Is Mobility a horizontal or a vertical (domain)?

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There has been a lot of buzz around mobility in the last few years and it is no denying that the benefits it has delivered thus far and the future potential is huge. Smart devices have become a common gadget across the world and the market share they have been gaining is mind-boggling. From a QA and testing standpoint, what should we be concerned about or how do we empower ourselves to test on such mobile devices and platforms? Firstly, let’s look at whether mobility is a horizontal or a vertical. This is a tricky question and there is no one right answer as this really has to be handled on a case by case basis.
In my opinion, mobility is more of a horizontal that stretches across domains and has common QA practices and methodologies that can be re-used. When you are testing for mobile applications (be it any domain – educational, banking, retail, transport etc.) or mobile powered versions of applications, it is really a horizontal like how you would test for performance or security of the application. Even if a product is solely being released on mobile platforms, it is still to be seen only as a horizontal, because the product by itself may belong to a certain domain. E.g. in the recent times, we have been testing for a travel application, which is being considered for launch as a mobile application to start off with. So, herein the domain really is travel and the mobile rendering is a horizontal. Whether you test for the application specific to the device or specific to the mobile platform, there are commonalities that you can identify to carry over across domains.
So, when does mobility really become a domain? In my opinion again, only when a mobile workflow centric development takes place, do I see it leaning towards a domain of its own. For e.g. when an m-commerce application is being developed,, although the domain may still be retail, a lot of workflows including login, any other application interaction, mobile payment instruments become very specific to the device or platform. Those are potential cases, where I see it being looked at, as a domain of its own.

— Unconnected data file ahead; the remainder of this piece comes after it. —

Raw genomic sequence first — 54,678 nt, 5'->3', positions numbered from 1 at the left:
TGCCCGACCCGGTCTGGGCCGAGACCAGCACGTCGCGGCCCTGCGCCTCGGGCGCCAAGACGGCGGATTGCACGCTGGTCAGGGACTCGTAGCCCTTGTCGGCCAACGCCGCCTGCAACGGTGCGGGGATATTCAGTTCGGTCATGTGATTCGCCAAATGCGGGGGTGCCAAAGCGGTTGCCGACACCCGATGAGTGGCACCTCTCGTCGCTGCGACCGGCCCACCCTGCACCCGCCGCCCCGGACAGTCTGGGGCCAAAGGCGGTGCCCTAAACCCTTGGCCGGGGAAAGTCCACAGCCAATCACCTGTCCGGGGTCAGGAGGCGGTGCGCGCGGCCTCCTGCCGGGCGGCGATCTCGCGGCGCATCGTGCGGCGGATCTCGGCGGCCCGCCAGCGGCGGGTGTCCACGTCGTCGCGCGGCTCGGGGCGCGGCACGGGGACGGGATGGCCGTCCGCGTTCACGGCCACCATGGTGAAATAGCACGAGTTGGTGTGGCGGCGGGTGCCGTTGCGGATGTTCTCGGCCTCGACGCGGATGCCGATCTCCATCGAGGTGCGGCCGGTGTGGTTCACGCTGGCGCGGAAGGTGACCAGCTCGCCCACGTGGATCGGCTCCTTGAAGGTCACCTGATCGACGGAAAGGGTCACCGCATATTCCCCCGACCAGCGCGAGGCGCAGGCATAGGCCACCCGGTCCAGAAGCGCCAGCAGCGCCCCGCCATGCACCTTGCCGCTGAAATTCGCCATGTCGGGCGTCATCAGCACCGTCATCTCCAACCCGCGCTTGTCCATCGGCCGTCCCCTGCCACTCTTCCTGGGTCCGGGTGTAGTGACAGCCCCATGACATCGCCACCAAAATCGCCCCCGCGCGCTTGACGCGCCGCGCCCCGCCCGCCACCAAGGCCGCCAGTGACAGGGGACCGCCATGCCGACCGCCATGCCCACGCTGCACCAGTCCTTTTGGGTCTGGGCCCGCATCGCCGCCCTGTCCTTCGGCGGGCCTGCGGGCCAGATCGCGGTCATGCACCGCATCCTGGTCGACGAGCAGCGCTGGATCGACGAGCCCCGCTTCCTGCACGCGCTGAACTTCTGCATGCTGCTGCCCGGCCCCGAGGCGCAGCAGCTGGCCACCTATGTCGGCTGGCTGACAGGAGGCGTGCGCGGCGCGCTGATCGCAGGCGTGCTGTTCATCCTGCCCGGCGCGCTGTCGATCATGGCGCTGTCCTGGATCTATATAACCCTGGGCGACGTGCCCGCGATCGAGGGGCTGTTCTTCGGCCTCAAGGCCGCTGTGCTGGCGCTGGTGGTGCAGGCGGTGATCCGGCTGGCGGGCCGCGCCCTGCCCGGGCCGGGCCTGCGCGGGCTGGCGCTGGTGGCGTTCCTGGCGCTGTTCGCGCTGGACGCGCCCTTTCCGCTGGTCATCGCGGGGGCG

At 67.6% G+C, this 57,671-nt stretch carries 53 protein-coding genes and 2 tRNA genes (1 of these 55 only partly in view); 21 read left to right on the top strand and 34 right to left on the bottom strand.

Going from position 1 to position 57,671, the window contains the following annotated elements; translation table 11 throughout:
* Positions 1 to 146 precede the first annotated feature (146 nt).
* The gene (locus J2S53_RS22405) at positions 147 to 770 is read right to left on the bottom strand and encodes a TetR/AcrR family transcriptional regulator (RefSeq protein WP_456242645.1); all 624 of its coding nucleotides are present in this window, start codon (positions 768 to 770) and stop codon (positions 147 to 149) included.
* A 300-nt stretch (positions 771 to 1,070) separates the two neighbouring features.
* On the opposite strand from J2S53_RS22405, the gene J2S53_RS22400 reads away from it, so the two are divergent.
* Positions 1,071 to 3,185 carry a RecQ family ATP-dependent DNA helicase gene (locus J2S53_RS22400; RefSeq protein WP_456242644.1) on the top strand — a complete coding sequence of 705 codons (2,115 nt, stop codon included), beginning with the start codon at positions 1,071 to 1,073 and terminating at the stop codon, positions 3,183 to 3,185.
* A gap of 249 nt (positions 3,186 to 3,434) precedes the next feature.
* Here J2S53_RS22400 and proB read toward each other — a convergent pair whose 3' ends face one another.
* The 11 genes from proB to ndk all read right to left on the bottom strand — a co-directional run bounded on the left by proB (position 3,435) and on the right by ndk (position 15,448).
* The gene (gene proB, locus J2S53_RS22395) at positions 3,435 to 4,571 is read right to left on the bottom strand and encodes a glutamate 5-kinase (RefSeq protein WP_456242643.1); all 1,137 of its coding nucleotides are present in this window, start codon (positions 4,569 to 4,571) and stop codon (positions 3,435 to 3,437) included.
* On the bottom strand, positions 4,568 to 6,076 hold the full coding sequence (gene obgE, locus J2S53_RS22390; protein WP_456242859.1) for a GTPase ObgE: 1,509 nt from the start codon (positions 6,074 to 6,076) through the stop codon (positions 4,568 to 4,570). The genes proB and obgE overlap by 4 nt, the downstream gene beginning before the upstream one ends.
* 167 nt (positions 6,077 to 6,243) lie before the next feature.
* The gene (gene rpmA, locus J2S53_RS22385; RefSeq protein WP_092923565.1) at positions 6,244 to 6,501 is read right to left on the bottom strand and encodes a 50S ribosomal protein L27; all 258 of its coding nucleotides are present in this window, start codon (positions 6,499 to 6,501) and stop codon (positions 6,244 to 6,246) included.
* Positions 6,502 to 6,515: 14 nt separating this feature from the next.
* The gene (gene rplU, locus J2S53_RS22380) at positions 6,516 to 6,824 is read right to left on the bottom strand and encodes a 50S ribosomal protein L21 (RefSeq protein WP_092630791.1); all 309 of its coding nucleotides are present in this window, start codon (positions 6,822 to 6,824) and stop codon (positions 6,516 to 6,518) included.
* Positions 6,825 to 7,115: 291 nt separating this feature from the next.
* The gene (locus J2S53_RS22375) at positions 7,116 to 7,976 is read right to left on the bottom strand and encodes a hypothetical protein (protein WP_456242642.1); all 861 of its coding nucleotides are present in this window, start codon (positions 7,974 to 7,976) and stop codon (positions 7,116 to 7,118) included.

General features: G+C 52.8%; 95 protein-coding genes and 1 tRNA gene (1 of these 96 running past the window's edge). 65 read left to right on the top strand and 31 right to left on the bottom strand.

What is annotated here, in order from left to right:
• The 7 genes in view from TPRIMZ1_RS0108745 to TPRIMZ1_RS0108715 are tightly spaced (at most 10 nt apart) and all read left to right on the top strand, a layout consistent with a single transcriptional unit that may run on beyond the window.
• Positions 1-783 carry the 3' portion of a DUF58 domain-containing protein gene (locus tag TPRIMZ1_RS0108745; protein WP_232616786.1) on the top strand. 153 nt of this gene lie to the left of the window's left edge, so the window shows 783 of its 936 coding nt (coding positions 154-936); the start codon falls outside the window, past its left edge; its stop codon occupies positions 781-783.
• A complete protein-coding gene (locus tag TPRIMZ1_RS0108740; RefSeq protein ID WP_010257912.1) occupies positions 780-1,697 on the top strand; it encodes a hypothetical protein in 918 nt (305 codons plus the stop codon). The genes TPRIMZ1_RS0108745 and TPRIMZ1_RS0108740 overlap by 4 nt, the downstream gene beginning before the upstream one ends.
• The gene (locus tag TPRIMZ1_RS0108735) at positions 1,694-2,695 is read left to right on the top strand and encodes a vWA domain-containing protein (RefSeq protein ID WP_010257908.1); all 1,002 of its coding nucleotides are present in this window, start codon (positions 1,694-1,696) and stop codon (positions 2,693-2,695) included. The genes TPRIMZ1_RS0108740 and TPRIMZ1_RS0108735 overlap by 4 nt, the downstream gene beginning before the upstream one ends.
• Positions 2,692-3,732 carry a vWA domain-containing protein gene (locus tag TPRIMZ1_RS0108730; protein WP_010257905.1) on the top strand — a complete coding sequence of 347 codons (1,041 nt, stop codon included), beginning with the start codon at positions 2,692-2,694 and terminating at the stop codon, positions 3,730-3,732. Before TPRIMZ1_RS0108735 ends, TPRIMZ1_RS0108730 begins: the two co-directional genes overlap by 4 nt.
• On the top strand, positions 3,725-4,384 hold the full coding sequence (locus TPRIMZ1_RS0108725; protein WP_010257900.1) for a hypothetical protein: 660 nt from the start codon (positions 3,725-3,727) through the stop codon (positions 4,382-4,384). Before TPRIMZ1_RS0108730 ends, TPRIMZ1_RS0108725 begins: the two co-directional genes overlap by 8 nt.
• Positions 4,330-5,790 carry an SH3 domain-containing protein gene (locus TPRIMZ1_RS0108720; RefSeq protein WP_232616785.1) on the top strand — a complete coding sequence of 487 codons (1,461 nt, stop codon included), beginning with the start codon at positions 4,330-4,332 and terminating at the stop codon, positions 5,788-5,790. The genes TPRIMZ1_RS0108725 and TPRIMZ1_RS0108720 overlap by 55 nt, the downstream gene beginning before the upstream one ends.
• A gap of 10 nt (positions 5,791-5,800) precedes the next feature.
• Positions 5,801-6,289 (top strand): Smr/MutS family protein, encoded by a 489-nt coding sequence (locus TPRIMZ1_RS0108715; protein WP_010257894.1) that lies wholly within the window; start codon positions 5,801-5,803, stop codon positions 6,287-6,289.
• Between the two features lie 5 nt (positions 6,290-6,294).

As we sometimes say, what is in a name – similarly, what is in a classification? Whether a domain/vertical or a horizontal, implementing the following high level points, will go a long way in a robust mobile test strategy:
1. Optimized test matrix – with the multitude of devices and platforms in the mix, mobile testing can soon become overwhelming and unless a methodology is devised for optimizing the test matrix, the efforts would not reap much return. Keep track of device and platform market shares based on geographies in which the product is to be launched, past problematic areas, available time and cost budgets in choosing an optimized set to work with
2. Real devices to work with – while simulators and emulators help bring in at least partial test coverage, they do not completely account for real device testing. Gradually yet steadily build a real device mobile test lab, handpicking devices to include based on their market share. Look for creative ways to augment device coverage by even using some of your company employees’ phones for testing purposes, with their approval
3. Smart devices application test automation – this is still an evolving area, but much progress has been made both with commercial tools and open source tools that now support mobile test automation. Some require the application’s source code, while some work off of the UI objects. While the latter in not always robust, it offers automation potential in the mobile space. The automation strategy also depends on whether the application under test is native, web or hybrid. For further details on this subject, please refer to a webinar that we recently hosted on this topic
4. Reusable test cases – as a generic best practice, it helps to build reusable test cases for mobile testing. Tests around install, login, any local downloads, user preferences storage etc. can be easily saved for future re-use with minimal customization, even across domains. Also, build test cases around existing laid down guidelines such as HIG – Human Interface Guidelines for Android,iOS. These will help you get comprehensive coverage and also stay up-to-date, especially when you know the developer has used such guidelines in developing the application
5. Ongoing research – Mobile development is still in its nascent stages. There is a lot of potential and market penetration yet to happen. Look for opportunities for ongoing research specific to problems you are solving in your work, conferences that focus on mobile testing solutions, white papers, demos, webinars etc. to build the knowledge base
In summary, it is very exciting to witness the current ongoing mobile revolution. Embracing it as part of your testing strategy and being on the lookout for newer trends and test techniques in this space, along lines of points listed above, will help you get a leading edge in your mobile testing efforts!

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